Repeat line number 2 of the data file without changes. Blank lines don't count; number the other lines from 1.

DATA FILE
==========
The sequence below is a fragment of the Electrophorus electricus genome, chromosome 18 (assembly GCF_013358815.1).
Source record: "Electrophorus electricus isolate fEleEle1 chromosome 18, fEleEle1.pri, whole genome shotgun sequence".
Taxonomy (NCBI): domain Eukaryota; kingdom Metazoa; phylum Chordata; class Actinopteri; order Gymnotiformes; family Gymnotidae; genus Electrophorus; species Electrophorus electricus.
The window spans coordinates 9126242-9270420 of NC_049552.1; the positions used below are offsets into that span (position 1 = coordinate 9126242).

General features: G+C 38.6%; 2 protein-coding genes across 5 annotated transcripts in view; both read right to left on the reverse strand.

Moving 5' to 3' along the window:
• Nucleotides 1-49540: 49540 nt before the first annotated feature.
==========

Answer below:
Source record: "Electrophorus electricus isolate fEleEle1 chromosome 18, fEleEle1.pri, whole genome shotgun sequence".